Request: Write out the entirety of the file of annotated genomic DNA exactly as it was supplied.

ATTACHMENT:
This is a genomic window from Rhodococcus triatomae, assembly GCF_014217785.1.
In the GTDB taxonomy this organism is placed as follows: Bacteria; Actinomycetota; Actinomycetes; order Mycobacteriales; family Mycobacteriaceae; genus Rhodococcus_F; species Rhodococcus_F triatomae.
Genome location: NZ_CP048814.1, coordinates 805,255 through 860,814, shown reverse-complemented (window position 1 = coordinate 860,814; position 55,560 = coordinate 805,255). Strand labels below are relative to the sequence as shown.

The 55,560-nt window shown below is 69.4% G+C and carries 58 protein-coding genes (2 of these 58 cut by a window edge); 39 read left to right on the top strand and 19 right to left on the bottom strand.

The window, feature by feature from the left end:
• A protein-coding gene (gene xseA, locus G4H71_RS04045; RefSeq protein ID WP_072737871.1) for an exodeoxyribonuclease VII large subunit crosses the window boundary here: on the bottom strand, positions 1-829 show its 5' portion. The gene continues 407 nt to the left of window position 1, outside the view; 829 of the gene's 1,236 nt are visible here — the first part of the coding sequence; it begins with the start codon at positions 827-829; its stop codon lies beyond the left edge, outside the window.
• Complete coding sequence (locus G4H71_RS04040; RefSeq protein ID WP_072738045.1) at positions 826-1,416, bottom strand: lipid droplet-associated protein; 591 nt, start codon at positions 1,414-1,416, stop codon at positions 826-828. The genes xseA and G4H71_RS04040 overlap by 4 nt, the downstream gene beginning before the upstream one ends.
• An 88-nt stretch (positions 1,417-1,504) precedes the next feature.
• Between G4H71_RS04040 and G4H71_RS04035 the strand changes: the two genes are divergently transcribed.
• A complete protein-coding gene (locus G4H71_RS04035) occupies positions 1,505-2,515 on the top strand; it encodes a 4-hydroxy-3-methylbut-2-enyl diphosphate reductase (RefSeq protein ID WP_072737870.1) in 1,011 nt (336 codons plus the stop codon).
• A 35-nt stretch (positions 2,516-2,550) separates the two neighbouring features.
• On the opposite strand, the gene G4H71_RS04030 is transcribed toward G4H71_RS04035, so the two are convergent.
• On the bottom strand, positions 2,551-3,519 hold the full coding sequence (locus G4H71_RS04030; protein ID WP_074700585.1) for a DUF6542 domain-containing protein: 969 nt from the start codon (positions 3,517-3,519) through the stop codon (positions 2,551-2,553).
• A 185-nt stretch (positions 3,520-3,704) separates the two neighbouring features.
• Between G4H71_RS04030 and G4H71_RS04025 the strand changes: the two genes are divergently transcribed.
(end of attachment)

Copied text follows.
This is a genomic window from Rhodococcus triatomae, assembly GCF_014217785.1.
In the GTDB taxonomy this organism is placed as follows: Bacteria; Actinomycetota; Actinomycetes; order Mycobacteriales; family Mycobacteriaceae; genus Rhodococcus_F; species Rhodococcus_F triatomae.
Genome location: NZ_CP048814.1, coordinates 805,255 through 860,814, shown reverse-complemented (window position 1 = coordinate 860,814; position 55,560 = coordinate 805,255). Strand labels below are relative to the sequence as shown.

The 55,560-nt window shown below is 69.4% G+C and carries 58 protein-coding genes (2 of these 58 cut by a window edge); 39 read left to right on the top strand and 19 right to left on the bottom strand.

The window, feature by feature from the left end:
• A protein-coding gene (gene xseA, locus G4H71_RS04045; RefSeq protein ID WP_072737871.1) for an exodeoxyribonuclease VII large subunit crosses the window boundary here: on the bottom strand, positions 1-829 show its 5' portion. The gene continues 407 nt to the left of window position 1, outside the view; 829 of the gene's 1,236 nt are visible here — the first part of the coding sequence; it begins with the start codon at positions 827-829; its stop codon lies beyond the left edge, outside the window.
• Complete coding sequence (locus G4H71_RS04040; RefSeq protein ID WP_072738045.1) at positions 826-1,416, bottom strand: lipid droplet-associated protein; 591 nt, start codon at positions 1,414-1,416, stop codon at positions 826-828. The genes xseA and G4H71_RS04040 overlap by 4 nt, the downstream gene beginning before the upstream one ends.
• An 88-nt stretch (positions 1,417-1,504) precedes the next feature.
• Between G4H71_RS04040 and G4H71_RS04035 the strand changes: the two genes are divergently transcribed.
• A complete protein-coding gene (locus G4H71_RS04035) occupies positions 1,505-2,515 on the top strand; it encodes a 4-hydroxy-3-methylbut-2-enyl diphosphate reductase (RefSeq protein ID WP_072737870.1) in 1,011 nt (336 codons plus the stop codon).
• A 35-nt stretch (positions 2,516-2,550) separates the two neighbouring features.
• On the opposite strand, the gene G4H71_RS04030 is transcribed toward G4H71_RS04035, so the two are convergent.
• On the bottom strand, positions 2,551-3,519 hold the full coding sequence (locus G4H71_RS04030; protein ID WP_074700585.1) for a DUF6542 domain-containing protein: 969 nt from the start codon (positions 3,517-3,519) through the stop codon (positions 2,551-2,553).
• A 185-nt stretch (positions 3,520-3,704) separates the two neighbouring features.
• Between G4H71_RS04030 and G4H71_RS04025 the strand changes: the two genes are divergently transcribed.